Do even children believe that process can be impartial? Predictably, Republicans sued. The state’s highest court ruled that the new maps unfairly favored the Democrats in State Senate and U.S. House election districts. Challenges to the State Assembly boundaries were filed much later—too late to enact changes, according to the courts.

Before two resignations in May, New York’s House delegation comprised 19 Democrats and 8 Republicans (70 to 30 percent). Losing one seat for the coming decade, the Legislature’s proposed map had 22 likely Democratic seats and 4 likely Republican ones (85 to 15 percent). Blatant gerrymandering, despite a likely outcome much more favorable for the state’s working class, equality measures, voting, and abortion rights, slowing down climate change, education.

A “special master”—Carnegie Mellon University Fellow Jonathan Cervas—was appointed to redraw the district boundaries. Redrawing involves multiple competing directives. Districts cannot discourage competition nor favor particular candidates or parties. They must also “consider the maintenance of cores of existing districts” and “communities of interests.” The boundaries should be relatively compact without violating the 1964 Voting Rights Act.

Even Einstein would have a hard time with that assignment.

The public saw the special master maps May 16 and had until May 20 to submit comments. The proposed new boundaries ended partisan gerrymandering. There were now 15 Democratic-leaning, 3 Republican-leaning, and 8 toss-up House districts. If the parties win what they are supposed to and split the 8 toss-ups, the outcome will be 19 Democratic and 7 Republican members (73 to 27 percent)—nearly identical to the current delegation.

However, the special master maps failed on voting rights and other issues. With the strength of making districts compact, the new House districts clearly diluted Black, Latino, and Asian voters in several newly drawn House districts. There were complaints that some incumbents no longer resided in their districts (though that is not illegal). Furthermore, in a few cases, different incumbents now lived in the same district.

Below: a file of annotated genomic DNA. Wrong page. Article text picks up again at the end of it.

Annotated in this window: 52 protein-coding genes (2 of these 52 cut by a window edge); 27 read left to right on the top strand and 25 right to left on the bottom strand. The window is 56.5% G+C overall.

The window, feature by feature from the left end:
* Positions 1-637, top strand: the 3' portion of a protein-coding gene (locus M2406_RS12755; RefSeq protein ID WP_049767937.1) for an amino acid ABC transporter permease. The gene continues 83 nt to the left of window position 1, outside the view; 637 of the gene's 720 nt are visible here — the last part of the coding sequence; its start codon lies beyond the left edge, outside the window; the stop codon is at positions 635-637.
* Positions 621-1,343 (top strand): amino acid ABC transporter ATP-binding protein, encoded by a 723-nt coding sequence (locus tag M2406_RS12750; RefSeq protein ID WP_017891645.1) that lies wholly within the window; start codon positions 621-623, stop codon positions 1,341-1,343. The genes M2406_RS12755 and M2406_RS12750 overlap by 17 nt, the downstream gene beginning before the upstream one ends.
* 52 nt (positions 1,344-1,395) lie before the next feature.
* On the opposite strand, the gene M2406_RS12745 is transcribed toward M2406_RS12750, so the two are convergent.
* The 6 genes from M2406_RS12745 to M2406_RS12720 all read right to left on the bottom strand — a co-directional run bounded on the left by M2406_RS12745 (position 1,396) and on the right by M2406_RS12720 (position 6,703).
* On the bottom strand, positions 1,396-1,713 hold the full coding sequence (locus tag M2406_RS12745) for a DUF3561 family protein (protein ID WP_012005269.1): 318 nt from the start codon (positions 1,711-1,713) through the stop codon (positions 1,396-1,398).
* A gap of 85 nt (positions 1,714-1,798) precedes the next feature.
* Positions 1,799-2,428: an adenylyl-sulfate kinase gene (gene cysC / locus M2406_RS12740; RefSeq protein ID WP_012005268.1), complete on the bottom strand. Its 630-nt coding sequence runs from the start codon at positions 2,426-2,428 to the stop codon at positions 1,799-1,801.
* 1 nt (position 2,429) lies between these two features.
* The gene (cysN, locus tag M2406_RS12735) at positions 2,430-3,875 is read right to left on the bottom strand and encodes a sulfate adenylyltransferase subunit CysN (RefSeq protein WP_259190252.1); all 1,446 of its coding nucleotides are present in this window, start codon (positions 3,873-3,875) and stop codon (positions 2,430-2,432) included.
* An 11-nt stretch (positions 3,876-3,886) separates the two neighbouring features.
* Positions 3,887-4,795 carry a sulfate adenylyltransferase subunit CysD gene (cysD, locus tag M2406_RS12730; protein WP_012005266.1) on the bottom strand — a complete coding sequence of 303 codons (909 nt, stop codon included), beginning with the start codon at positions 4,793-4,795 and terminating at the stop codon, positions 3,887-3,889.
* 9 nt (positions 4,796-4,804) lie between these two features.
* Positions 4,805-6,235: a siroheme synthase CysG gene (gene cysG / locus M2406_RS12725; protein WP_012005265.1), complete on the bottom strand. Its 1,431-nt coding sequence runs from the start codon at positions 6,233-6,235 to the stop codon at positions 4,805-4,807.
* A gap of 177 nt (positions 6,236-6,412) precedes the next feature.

Rep. Hakeem Jeffries, D–NY-8, railed against the degradation of Black and Latino communities, calling it “a sledgehammer to Black districts…enough to make Jim Crow blush.” For example, the Black voting age population (VAP) in NY-5 (Gregory Meeks, D) is currently 45%, the same percent in the Legislature’s 2022 plan, but was only 41% in the new special plan.

For the past decade, Brooklyn’s Sunset Park neighborhood, with a large Latino and Asian population, had been divided between NY-7 (Nydia Veláquez, D) and NY-10 (Jerry Nadler, D). The original special master map united it but placed nearly all of it inside the much more conservative and mostly white-populated NY-11 (Nicole Malliotakis, R). This, according to Susan Lerner of Common Cause and other critics, “significantly diminished” Asian and Latino voting strength.

Manhattan’s abutting Chinatown and Lower East Side areas, also with significant Asian and Latino populations, could logically be united with Sunset Park. Instead, the three neighborhoods were fractured into the proposed versions of three different districts: NY-9 (Yvette Clarke, D), NY-10 (Nadler), and NY-11 (Malliotakis).

In NY-16 (Jamaal Bowman, D), the Black VAP is currently 30%. In the Legislature’s plan, it was 29%, but in the special master’s proposal, it fell back to 21%. The white VAP increased from 38% in the Legislature’s plan to the special master’s proposed 42%. These slight differences often determine outcomes.